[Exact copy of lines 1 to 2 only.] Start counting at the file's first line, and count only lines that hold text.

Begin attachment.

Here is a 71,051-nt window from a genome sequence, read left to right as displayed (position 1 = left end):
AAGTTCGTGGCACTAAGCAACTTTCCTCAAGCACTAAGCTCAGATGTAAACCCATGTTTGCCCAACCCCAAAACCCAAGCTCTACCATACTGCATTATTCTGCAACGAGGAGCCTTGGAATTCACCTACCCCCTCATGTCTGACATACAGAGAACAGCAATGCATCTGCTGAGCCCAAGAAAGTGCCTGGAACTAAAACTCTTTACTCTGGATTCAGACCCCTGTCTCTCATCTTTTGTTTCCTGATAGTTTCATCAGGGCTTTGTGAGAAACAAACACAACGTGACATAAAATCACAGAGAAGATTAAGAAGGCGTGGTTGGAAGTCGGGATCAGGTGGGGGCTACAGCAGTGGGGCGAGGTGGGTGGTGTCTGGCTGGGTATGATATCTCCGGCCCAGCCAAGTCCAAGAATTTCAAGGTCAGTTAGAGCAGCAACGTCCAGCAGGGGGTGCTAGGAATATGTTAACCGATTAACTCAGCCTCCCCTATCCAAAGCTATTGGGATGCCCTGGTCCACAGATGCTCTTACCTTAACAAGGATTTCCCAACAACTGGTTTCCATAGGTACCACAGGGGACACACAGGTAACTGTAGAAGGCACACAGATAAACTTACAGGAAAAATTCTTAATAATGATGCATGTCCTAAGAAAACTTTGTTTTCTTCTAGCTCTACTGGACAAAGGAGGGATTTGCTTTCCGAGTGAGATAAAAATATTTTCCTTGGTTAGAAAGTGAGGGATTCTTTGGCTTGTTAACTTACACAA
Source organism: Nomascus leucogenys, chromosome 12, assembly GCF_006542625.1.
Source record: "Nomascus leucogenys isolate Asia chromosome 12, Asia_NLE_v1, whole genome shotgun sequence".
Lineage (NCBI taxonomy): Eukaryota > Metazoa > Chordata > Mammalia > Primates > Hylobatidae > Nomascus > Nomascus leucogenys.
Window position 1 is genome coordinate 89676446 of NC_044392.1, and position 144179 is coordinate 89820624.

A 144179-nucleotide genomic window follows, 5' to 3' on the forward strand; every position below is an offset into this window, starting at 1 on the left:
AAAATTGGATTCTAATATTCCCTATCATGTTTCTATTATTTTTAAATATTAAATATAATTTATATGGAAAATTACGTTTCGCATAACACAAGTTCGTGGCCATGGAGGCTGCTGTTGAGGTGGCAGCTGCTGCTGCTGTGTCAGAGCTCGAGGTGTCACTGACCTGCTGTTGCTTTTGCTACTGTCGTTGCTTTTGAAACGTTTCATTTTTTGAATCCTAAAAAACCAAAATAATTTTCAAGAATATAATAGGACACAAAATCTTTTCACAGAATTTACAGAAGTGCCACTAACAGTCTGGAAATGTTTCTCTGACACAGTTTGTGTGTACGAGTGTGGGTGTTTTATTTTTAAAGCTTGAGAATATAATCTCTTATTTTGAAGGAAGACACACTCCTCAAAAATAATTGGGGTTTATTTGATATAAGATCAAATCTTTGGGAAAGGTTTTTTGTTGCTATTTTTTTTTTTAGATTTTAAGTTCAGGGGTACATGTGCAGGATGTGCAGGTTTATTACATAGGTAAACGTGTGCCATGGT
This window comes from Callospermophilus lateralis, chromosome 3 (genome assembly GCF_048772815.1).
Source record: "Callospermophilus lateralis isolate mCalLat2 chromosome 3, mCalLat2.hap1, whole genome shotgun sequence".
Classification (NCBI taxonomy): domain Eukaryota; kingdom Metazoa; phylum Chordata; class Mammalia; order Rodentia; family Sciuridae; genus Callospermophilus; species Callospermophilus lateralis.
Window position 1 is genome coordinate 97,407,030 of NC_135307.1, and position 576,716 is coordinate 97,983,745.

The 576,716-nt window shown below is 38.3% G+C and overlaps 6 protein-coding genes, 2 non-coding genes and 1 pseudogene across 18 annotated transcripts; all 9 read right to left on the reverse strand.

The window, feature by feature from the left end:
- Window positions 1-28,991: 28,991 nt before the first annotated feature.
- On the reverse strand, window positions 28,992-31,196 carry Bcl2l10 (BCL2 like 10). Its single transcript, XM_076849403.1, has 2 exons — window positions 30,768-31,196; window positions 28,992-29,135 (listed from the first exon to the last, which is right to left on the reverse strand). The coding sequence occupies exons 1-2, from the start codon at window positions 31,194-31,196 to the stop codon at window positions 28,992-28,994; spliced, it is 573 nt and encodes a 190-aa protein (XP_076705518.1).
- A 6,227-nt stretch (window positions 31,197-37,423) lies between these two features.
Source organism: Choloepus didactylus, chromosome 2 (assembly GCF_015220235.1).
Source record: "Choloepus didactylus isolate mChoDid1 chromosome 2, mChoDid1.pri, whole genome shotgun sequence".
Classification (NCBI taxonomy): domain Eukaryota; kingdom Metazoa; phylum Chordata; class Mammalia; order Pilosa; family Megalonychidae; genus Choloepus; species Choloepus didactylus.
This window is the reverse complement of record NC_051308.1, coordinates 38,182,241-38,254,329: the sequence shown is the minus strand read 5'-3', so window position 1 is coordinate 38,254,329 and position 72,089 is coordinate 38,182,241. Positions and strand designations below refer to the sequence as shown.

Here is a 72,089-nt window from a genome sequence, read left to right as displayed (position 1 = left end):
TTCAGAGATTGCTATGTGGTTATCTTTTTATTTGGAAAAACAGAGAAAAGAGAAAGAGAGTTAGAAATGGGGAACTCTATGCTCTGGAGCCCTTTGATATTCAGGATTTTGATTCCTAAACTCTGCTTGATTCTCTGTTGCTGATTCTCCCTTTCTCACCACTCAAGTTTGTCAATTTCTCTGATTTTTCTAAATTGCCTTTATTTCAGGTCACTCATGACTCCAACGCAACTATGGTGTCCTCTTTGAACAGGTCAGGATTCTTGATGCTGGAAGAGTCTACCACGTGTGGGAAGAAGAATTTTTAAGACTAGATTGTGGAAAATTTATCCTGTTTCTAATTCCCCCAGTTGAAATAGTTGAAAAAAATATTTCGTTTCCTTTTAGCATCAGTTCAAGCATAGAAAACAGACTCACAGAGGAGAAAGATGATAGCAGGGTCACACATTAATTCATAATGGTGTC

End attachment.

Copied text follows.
Here is a 71,051-nt window from a genome sequence, read left to right as displayed (position 1 = left end):
AAGTTCGTGGCACTAAGCAACTTTCCTCAAGCACTAAGCTCAGATGTAAACCCATGTTTGCCCAACCCCAAAACCCAAGCTCTACCATACTGCATTATTCTGCAACGAGGAGCCTTGGAATTCACCTACCCCCTCATGTCTGACATACAGAGAACAGCAATGCATCTGCTGAGCCCAAGAAAGTGCCTGGAACTAAAACTCTTTACTCTGGATTCAGACCCCTGTCTCTCATCTTTTGTTTCCTGATAGTTTCATCAGGGCTTTGTGAGAAACAAACACAACGTGACATAAAATCACAGAGAAGATTAAGAAGGCGTGGTTGGAAGTCGGGATCAGGTGGGGGCTACAGCAGTGGGGCGAGGTGGGTGGTGTCTGGCTGGGTATGATATCTCCGGCCCAGCCAAGTCCAAGAATTTCAAGGTCAGTTAGAGCAGCAACGTCCAGCAGGGGGTGCTAGGAATATGTTAACCGATTAACTCAGCCTCCCCTATCCAAAGCTATTGGGATGCCCTGGTCCACAGATGCTCTTACCTTAACAAGGATTTCCCAACAACTGGTTTCCATAGGTACCACAGGGGACACACAGGTAACTGTAGAAGGCACACAGATAAACTTACAGGAAAAATTCTTAATAATGATGCATGTCCTAAGAAAACTTTGTTTTCTTCTAGCTCTACTGGACAAAGGAGGGATTTGCTTTCCGAGTGAGATAAAAATATTTTCCTTGGTTAGAAAGTGAGGGATTCTTTGGCTTGTTAACTTACACAA